«We are willing to go on a pedagogical mission through Europe to teach nap theory»

Emilia Landaluce, journalist from “El Mundo”, declares herself a fan of after-meals, and does not agree with the vice president's words because she does not see where the problem is: “There is an extensive schedule of dinners and lunches in restaurants: Tourists can start dinner at 7 and there are Spaniards who have dinner at 11 after the theater, the opera, or after the Seville fair…” And she is worried that, with the implementation of more shifts, “the beer will cost us 10 euros instead of 2.50.” Hughes (Paco Santas, son of Albacete) goes further: “The proposal is nonsense well aimed at continuing to 'homologize' ourselves with Europe within the broader project of dissolution of Spanishness.” A false debate?

out of reality

And more than one of us are willing to volunteer to be sent on a pedagogical mission to teach the theory and practice of the nap throughout the old continent, before any Protestant bureaucrat or communist with pretentiousness cuts us off even in 5 minutes. “the after-meal head” for the sake of blissful productivity.

«I have had dinner this week in two restaurants and one closed at twelve and another at eleven thirty. Yolanda Díaz's proposal, then, is outside of reality,” says Montano. “It is difficult to believe that Yolanda Díaz seeks with these statements nothing other than to make people talk and appear a little in the newspapers,” says Olmos. And in the same sense, Campos, who refuses to refute the occurrence from an economic or social point of view, since “it is only a trick to recover the media space lost after its catastrophic results in the Galician elections.”

Tanaka's cartoon about Yolanda Díaz's proposalThe reason

On the other hand, Peláez (Magnifico Margarito in the environments) thinks that behind the vice's words “there lies some reason.” «It is not rational that we are watching TV until 1 o'clock. We cannot think that the rest of the world is wrong. “You have to start earlier and finish the day earlier because it is the logical thing to do to reconcile.”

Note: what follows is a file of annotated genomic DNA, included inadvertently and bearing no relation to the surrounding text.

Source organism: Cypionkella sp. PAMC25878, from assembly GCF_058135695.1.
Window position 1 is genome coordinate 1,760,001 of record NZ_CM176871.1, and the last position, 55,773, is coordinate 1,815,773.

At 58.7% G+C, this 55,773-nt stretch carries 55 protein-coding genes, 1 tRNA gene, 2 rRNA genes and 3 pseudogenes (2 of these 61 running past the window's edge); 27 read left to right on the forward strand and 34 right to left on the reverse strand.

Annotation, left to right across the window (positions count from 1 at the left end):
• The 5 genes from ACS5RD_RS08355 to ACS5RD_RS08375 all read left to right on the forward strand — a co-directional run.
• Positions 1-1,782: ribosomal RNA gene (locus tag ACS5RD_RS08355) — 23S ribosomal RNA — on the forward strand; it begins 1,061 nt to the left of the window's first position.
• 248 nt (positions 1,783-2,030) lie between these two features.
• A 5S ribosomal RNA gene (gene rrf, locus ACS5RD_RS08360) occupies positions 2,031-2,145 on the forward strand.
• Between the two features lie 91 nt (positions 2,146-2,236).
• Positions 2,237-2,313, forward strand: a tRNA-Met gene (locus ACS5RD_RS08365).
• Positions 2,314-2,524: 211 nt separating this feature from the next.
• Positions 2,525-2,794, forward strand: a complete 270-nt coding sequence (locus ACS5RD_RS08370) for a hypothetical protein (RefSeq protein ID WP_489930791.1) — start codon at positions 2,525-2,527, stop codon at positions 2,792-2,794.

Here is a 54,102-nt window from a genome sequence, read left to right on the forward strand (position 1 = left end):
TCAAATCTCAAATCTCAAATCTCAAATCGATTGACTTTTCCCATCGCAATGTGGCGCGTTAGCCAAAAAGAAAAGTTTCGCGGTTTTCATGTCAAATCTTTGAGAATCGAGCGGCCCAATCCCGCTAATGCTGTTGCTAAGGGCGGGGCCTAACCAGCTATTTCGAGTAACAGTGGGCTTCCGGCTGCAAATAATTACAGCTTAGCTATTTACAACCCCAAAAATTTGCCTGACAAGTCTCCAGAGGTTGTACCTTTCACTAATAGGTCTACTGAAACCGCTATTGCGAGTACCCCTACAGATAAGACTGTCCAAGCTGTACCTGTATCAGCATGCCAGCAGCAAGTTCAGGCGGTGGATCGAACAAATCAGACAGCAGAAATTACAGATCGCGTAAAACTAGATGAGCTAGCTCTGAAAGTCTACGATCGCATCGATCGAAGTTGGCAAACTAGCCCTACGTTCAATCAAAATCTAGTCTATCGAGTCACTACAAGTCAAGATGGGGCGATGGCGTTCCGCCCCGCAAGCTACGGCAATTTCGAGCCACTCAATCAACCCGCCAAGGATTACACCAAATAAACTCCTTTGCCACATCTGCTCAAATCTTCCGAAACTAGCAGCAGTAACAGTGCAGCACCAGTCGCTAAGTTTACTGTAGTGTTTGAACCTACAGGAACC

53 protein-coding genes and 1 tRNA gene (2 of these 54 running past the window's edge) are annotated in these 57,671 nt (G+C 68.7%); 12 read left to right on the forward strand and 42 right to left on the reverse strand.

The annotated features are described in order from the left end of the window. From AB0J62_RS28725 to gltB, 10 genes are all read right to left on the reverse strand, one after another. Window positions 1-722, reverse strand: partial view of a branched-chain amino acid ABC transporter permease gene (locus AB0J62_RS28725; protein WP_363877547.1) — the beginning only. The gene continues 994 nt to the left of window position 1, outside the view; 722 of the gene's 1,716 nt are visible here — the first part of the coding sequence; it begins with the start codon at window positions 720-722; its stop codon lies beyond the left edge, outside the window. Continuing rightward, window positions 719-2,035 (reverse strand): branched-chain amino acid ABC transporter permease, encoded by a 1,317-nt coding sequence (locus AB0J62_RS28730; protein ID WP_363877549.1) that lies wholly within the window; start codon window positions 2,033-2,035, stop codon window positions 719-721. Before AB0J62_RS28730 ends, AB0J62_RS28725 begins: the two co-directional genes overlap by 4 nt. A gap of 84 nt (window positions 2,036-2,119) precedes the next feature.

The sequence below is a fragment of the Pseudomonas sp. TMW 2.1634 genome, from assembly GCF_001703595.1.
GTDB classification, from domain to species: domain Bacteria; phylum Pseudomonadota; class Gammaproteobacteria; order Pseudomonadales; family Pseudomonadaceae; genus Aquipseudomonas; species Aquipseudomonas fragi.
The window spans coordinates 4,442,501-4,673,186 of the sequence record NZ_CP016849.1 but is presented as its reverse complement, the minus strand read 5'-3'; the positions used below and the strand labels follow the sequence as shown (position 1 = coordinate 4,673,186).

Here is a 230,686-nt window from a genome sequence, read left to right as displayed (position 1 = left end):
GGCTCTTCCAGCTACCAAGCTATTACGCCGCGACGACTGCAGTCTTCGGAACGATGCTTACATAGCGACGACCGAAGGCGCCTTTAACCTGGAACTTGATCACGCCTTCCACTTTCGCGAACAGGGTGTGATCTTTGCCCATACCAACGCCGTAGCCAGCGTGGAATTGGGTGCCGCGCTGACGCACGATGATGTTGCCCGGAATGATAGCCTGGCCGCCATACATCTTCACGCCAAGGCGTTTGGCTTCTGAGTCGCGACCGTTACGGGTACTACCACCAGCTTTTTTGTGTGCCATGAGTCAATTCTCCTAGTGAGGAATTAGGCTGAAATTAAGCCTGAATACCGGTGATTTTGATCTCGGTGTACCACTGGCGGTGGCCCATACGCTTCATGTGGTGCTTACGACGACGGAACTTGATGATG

And none of them are right, even Díaz, who from his privileged position in the Government could already intervene so that TVE's star programs, such as “MasterChef”, ended before 2 in the morning. Although it is true that we call prime time what is not: the true prime time in Spain is from 9 p.m. to 11 p.m.: Informativos, “El Hormiguero”, “First Dates” and “El Intermedio”. And as Montano points out, it is increasingly common for restaurants to start picking up at 11:30 p.m. or tell you that if you want something else, at around 10:50 p.m., “we are going to close the kitchen.” But we like to debate so much… that if Yolanda finds out, she's going to ration our arguments: “two per person and one maximum taco.”

Anyway, how could we finish this story of Cinderella's Galician stepmother? Perhaps paraphrasing the classic formulas: «And colorín colorado, it's 1, and this story by decree is over»or: “And they were happy and were going to eat partridges, but since the kitchen was already closed, they had to settle for having a plate of cheese.”